The focus of this assessment of two separate but interlinked policies has four principal objectives:
- Assess the extent to which the design of the Policies was relevant and appropriate to achieve their intended objectives
- Assess the effectiveness and efficiency of the implementation and management of the policies at the global, regional and country levels
- Assess the extent to which the Policies have achieved their desired results, and to understand the main successes, challenges and lessons learned
- Provide evidence-based findings to assist in the review and update of the Policies.
The evaluation contributed to an ongoing review and update of Gavi’s financing and support policies in 2019-20. This review is, in turn, part of the operationalisation of ‘Gavi 5.0’, Gavi’s strategy for the period 2021-25. The ELTRACO Policies are both considered to be of strategic importance in the context of Gavi 5.0 development and planning especially in the context of a changing global health landscape.
The evaluation assessed the design, implementation and results of the application of the Co-financing Policy and the Eligibility & Transition Policy using a mixed methods approach including a desk review, key informant interviews, policy benchmarking and remote country case studies.
Findings and conclusions
Policy design: Gavi’s ELTRACO Policies were at the forefront of donor policies relating to transition and co-financing. Broadly, the ELTRACO policies were well aligned with Gavi’s 4.0 strategic direction and principles. However, the policies prioritise vaccines rather than services, were somewhat skewed towards new vaccines, and provided insufficient attention to non-financial factors critical for sustainability.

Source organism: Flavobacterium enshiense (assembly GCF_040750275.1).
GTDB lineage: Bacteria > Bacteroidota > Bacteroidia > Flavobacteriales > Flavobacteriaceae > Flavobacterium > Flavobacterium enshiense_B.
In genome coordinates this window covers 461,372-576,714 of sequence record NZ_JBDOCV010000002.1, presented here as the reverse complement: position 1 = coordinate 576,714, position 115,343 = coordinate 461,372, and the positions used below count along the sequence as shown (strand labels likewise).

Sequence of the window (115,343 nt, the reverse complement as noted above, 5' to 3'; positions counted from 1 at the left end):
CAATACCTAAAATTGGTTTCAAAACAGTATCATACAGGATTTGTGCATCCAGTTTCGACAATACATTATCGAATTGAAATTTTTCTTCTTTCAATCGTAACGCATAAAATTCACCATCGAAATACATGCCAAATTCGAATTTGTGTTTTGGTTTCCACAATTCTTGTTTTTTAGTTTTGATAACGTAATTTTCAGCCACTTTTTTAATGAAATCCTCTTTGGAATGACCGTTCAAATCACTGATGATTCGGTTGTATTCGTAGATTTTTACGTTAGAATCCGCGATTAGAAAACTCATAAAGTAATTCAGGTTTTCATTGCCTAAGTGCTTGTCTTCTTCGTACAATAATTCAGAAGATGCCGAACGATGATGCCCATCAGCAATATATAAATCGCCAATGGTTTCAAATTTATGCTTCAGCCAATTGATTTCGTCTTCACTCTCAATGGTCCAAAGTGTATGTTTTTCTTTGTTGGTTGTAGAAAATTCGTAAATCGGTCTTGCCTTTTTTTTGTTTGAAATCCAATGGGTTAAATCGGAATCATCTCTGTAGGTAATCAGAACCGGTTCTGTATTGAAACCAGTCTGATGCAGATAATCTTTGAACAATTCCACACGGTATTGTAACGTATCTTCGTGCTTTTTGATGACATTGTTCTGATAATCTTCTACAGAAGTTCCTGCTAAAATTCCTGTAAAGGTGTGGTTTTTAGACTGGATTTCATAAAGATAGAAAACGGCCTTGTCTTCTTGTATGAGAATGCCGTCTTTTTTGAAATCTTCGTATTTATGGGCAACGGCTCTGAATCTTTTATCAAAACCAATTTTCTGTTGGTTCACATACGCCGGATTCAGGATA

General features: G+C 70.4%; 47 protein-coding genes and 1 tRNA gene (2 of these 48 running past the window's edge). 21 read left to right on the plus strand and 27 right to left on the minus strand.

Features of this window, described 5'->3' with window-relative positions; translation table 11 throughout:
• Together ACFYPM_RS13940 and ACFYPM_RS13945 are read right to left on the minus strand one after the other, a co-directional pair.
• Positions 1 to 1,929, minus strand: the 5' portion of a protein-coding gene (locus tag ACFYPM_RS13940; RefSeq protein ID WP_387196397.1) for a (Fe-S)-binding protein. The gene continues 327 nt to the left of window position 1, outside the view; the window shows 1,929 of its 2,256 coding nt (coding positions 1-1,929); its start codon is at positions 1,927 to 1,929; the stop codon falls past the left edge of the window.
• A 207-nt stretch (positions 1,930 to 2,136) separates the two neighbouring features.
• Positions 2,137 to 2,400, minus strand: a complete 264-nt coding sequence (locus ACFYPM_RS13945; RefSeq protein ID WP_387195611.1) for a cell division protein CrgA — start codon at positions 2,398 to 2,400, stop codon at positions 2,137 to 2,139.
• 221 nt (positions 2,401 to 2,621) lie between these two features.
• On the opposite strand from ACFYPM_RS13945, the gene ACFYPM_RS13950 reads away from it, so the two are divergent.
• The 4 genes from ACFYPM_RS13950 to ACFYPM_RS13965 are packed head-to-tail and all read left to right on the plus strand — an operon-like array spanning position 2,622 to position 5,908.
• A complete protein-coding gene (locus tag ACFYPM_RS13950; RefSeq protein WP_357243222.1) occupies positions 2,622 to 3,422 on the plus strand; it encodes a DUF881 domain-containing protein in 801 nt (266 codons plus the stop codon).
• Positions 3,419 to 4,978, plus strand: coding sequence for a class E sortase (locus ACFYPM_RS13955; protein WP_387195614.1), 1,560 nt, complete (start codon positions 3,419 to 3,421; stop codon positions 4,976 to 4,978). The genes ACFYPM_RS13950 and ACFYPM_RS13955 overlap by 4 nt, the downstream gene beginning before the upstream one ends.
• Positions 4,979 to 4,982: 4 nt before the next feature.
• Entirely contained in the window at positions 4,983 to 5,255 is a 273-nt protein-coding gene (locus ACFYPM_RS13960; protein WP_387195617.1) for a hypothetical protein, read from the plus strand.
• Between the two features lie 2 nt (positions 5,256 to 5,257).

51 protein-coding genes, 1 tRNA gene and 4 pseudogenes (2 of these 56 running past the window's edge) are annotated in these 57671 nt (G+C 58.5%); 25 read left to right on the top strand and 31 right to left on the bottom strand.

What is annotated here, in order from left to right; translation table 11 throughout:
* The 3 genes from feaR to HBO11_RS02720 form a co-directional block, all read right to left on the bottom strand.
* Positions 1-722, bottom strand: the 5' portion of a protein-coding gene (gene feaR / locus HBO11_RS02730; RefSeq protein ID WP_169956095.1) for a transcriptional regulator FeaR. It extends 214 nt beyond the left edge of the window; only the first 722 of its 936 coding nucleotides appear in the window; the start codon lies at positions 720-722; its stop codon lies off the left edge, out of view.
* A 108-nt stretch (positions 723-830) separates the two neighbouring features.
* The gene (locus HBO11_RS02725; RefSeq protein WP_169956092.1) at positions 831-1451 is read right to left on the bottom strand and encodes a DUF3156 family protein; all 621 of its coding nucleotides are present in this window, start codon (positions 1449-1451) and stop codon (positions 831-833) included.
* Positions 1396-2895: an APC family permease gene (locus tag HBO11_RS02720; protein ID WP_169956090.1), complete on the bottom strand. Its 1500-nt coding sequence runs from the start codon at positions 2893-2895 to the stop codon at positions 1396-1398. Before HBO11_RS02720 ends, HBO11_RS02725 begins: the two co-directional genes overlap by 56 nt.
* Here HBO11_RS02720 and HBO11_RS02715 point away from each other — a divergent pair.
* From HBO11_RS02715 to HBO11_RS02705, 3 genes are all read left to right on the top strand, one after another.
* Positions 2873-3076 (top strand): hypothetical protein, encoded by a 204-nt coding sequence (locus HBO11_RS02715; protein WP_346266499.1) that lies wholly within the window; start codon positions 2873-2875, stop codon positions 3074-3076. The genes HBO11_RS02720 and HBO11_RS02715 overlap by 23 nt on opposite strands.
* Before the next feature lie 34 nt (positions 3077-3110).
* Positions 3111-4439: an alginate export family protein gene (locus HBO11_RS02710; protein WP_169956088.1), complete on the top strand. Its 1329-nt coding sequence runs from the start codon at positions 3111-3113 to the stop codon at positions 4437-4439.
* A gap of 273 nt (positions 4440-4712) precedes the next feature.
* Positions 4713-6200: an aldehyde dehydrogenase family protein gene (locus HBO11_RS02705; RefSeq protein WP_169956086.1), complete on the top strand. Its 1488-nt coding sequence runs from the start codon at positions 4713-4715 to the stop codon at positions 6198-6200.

Policy implementation: Management of the policies was broadly considered to be well done, together with more, and earlier engagement, undertaken around the ELTRACO policies. Transition implementation had evolved considerably, but programmatic and institutional challenges remain significant through the transition period. There had been high adherence to the Co-financing Policy in terms of a reduction in defaults. The overall design of linking co-financing to co-procurement of vaccines was seen as positive. However, co-financing calculations were too complex, creating challenges with ownership and transparency at the country levels.
Results: The ELTRACO policies were delivering successes: co-financing payments increased more than fivefold since 2008 boosting domestic resources for vaccines and all transitioned countries so far had continued to support the delivery of routine vaccines introduced with Gavi support. However, reductions in vaccine coverage in some ‘second wave transition countries’ that entered transition, with more programmatic challenges and weaker health systems, will require concerted efforts to ensure the policies can aid delivery of sustainable immunisation programmes going forward.